1. A decent episode, in spite of the fact that both “brainwashing” and “addiction” tend to be overused plot devices. At least the writers provided a novel way for the shell to produce an emotional “high”, and there are many good scenes depicting the expertise of our various Section regulars, plus a convincing showdown between Michael and Nikita as he forces her to battle her addiction to save the mission.

    Spoilers follow...

    Favourite Scenes:

    Michael’s lethal efficiency on the De Lure mission: snapping a technician’s neck and then carrying the scientist out over one shoulder.

    Michael barging into Nikita’s apartment and applying the “tough love” approach, revealing how much he cares for and protects her.

    Once again, Michael walks straight towards Nikita’s gun (see “Charity”) and trusts that she will not shoot him.

    Continuity issues:
    Michael’s and Walter’s initial actions lead us to assume that Section would likely cancel a compromised operative, even when the effects could probably be reversed. Yet after Section becomes aware of Nikita’s condition and she almost ruins the mission, Michael assures her that “We’ll take care of you”. So which is it? This inconsistency plagues the series in general, with operatives that have had considerable time and expense invested in their training considered as disposable as Kleenex in one instant, and then considered too valuable to replace in the next.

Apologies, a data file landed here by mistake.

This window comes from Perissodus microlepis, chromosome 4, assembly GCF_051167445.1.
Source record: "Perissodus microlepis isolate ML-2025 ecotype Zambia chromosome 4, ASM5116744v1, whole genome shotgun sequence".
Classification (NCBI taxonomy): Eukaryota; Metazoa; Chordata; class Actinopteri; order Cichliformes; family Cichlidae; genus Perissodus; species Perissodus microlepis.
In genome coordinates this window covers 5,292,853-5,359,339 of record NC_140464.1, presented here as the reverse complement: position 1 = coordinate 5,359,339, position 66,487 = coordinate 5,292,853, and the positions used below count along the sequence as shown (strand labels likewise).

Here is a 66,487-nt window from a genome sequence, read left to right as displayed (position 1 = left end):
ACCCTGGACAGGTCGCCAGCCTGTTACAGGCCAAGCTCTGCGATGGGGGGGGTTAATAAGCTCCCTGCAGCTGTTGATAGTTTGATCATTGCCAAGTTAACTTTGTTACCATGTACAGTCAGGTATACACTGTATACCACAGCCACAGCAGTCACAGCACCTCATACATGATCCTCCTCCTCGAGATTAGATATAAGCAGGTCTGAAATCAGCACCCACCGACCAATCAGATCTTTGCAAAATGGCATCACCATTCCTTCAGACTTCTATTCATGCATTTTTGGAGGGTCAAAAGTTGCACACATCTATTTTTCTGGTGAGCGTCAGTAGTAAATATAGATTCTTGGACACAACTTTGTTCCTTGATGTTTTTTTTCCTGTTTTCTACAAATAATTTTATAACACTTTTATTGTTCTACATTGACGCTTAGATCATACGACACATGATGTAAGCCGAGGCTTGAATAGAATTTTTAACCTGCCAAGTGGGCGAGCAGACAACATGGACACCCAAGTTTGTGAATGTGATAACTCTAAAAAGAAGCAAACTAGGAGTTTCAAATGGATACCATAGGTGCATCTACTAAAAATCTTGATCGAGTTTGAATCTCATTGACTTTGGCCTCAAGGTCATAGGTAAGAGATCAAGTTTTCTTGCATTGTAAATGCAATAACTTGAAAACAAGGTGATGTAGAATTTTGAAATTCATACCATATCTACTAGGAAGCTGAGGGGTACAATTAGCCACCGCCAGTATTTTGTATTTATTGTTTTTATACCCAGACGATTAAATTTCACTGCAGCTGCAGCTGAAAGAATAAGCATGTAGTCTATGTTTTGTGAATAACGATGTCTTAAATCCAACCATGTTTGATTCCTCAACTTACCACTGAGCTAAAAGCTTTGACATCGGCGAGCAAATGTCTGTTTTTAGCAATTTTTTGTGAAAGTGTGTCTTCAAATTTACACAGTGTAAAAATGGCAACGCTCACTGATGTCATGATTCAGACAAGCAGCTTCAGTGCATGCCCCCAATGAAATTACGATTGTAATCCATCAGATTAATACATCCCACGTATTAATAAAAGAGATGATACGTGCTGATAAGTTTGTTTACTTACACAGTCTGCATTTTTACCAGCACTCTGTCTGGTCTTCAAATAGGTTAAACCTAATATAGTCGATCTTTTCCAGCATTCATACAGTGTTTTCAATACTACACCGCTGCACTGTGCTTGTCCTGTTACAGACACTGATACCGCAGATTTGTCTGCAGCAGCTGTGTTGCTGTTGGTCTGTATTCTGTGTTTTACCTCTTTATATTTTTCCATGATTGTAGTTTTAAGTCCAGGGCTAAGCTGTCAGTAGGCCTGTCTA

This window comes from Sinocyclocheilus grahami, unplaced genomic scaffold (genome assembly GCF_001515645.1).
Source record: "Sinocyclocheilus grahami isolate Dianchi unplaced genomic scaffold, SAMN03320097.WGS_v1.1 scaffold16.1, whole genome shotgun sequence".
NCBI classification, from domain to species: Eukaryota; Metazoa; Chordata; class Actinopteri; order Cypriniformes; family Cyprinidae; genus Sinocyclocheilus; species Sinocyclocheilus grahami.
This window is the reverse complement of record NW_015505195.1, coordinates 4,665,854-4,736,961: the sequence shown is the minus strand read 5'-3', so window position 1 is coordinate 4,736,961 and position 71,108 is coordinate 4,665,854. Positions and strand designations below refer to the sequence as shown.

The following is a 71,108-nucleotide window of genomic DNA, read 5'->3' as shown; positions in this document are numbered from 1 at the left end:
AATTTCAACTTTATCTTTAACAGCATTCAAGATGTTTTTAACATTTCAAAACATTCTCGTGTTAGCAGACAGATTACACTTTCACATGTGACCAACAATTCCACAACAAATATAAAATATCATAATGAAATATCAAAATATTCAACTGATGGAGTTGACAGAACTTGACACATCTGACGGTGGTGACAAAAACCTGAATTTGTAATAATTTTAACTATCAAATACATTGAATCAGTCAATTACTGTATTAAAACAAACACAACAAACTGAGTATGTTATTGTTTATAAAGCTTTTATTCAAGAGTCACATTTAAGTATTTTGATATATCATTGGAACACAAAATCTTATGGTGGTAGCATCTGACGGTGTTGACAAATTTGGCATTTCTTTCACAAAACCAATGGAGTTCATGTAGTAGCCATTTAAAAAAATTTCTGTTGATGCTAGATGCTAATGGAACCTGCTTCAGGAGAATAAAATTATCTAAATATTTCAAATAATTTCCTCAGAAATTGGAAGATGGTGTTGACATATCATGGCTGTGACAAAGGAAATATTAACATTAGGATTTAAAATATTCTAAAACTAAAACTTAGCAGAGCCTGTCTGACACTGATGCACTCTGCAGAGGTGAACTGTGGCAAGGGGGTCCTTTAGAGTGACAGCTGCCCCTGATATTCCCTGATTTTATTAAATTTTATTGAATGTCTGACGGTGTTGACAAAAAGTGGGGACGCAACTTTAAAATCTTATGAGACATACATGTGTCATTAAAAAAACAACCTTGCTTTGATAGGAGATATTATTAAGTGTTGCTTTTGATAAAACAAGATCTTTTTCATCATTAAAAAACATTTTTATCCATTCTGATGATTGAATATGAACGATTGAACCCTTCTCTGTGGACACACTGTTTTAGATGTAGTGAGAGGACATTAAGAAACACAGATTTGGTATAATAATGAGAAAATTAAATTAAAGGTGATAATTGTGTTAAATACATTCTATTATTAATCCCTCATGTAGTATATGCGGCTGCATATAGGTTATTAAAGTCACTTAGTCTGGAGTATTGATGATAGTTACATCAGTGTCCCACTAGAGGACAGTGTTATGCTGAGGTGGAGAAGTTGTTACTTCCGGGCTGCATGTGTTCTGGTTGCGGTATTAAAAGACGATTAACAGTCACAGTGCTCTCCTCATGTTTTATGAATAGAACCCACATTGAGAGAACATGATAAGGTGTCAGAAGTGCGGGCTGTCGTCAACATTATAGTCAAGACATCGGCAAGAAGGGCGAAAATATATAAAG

2. This inconsistency plagues the series in general, with operatives that have had considerable time and expense invested in their training considered as disposable as Kleenex in one instant, and then considered too valuable to replace in the next. I absolutely agree, Serena. This inconsistency really bothered me throughout the series.

  3. It really is annoying, isn’t it? I find it difficult to buy into a character’s jeopardy if the rules of the game keep changing from episode to episode – or worse, in the very same episode! If only the writers and producers of LFN could have known during the run of the show just how frustrated the fans were by these inconsistencies... Oh, wait! On the DVD commentaries, they admitted to regularly downloading fan comments from the internet. So what’s the excuse? Grrr....